THE FUNKY METERS AT THE HOWLIN' WOLF

funky Meters | 11.29.03 | Howlin Wolf | New Orleans, LA

New Orleans is stewed in fonk. Fonk – not funk. I'm talking about Dr. John's definition of New Orleans music. It's the combination of African beats, street brass bands, Cajun rhythms and old South blues. Funk – a term thrown around more casually than beads on Fat Tuesday – is more apropos for large, slick and polished arrangements of P-Funk or Sly and the Family Stone, Maceo Parker or James Brown.

The turn-on-a-dime fonk machine know as the funky Meters made their third and final appearance in New Orleans for the year last weekend at the Howlin' Wolf. The crowd was treated to a thorough dose of homegrown, dance till your feet hurt, sweat you ass-off, "I wish they'd take a break so I can get a drink" old school throw down.

It always makes me smile when someone in the crowd has a quite common reaction of "Holy Crap! Why haven't I ever seen these guys?" A young woman next to me on Saturday had actually flown in from San Francisco at the insistence of a friend – and proclaimed happily that she'll do it again whenever they play. What some people do not realize is that the funky Meters' Art Neville (yes, one of those Neville Brothers) and George Porter Jr. have been playing together for over 35 years. These guys were writing hits before I was born. Long-time Neville Brother's guitarist Brian Stoltz and drummer Russell Batiste (Papa Grows Funk, Vida Blue) have been with the group for over ten years. (For an in-depth history of the band, check out the liner notes for the Funkify your Life anthology)

For whatever reason, the funky Meters have remained relatively unknown to the general public outside of New Orleans – but ask an educated music fan about funk, and the band inevitably comes up. Saturday night's show was a perfect example of why. While some bands are content to segue a few jams together here and there, the funky Meters first 14 songs of the night were all one big jam – an hour and fifteen minutes of pure music. The band took a break only because drummer Russell Batiste stopped so he could make a quick pit stop backstage. The band kept going for four more songs flowing into one another before calling it quits. Art Neville hadn't even left the stage before his partners returned for two encores. Still not satisfied, the crowd called the band back out yet again. With Stanton Moore (Galactic) on drums and Derrick Freeman on vocals, the funky Meters reminded the crowd not only that they were in New Orleans, but that the band was part of New Orleans.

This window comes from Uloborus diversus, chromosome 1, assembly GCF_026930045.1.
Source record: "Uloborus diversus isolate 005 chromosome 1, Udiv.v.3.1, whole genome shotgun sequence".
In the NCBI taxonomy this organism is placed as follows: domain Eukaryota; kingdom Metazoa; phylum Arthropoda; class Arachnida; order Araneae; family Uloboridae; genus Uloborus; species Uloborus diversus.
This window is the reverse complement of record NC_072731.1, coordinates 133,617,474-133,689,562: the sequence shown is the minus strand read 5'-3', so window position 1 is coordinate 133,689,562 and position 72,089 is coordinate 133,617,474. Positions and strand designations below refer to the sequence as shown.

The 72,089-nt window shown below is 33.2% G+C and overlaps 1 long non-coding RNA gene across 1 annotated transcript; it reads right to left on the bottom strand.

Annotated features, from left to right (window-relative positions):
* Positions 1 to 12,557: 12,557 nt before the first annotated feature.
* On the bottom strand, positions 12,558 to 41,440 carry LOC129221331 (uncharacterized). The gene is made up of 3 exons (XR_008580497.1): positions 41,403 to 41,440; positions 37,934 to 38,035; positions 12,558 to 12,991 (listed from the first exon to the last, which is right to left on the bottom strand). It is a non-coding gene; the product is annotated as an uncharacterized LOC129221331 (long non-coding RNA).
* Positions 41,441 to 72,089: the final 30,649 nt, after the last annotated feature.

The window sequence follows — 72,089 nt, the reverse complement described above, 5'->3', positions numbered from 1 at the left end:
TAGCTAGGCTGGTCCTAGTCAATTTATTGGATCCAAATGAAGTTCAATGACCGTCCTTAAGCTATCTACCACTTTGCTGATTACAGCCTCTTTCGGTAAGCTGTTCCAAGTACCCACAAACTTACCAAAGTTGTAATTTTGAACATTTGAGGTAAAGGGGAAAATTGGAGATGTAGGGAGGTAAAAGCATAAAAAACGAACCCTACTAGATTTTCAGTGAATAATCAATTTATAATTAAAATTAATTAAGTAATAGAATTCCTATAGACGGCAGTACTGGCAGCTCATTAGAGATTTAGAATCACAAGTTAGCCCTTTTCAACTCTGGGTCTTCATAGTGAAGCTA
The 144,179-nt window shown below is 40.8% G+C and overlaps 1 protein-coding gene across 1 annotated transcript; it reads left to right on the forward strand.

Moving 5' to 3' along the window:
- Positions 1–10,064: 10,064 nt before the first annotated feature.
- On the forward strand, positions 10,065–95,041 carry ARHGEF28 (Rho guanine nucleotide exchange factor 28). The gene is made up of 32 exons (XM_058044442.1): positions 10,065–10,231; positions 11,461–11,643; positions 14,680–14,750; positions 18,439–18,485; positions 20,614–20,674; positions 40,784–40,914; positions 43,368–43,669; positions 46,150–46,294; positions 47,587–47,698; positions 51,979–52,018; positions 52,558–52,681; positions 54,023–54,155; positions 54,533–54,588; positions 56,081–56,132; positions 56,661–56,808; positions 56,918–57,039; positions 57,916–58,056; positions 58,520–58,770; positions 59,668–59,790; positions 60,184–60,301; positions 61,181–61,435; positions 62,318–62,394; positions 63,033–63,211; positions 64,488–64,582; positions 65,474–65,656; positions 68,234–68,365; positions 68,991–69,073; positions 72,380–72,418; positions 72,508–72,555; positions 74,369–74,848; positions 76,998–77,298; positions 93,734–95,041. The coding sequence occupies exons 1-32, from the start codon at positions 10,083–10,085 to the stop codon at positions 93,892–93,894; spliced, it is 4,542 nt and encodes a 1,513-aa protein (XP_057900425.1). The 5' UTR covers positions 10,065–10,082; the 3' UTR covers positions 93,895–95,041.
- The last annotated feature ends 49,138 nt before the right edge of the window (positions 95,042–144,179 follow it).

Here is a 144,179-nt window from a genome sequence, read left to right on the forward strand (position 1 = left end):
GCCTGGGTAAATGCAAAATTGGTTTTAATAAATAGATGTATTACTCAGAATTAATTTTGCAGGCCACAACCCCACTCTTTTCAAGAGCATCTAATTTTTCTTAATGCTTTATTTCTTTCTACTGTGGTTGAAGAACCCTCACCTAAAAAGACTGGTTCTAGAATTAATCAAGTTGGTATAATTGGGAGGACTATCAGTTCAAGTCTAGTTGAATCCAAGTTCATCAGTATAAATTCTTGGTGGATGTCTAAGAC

World Is a Little Bit Under the Weather >
Funky Miracle >
Bass jam > Africa >
Let the Good Times Roll >
2 Funkies >
Keep on Marchin >
Love Slip Up On You >
Cissy Strut >
Jam >
Love The One You're With >
Jam >
Jungle man >
Chug a Lug
Midnight Rider >
Hey Pocky Way >
No More Okey Doke >
Ain't no Use

Encore:
People Say > Look a Py Py
Aiko Aiko

Words by: Jeffrey Dupuis
Images by: Zack Smith
JamBase | New Orleans
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[Published on: 12/8/03]

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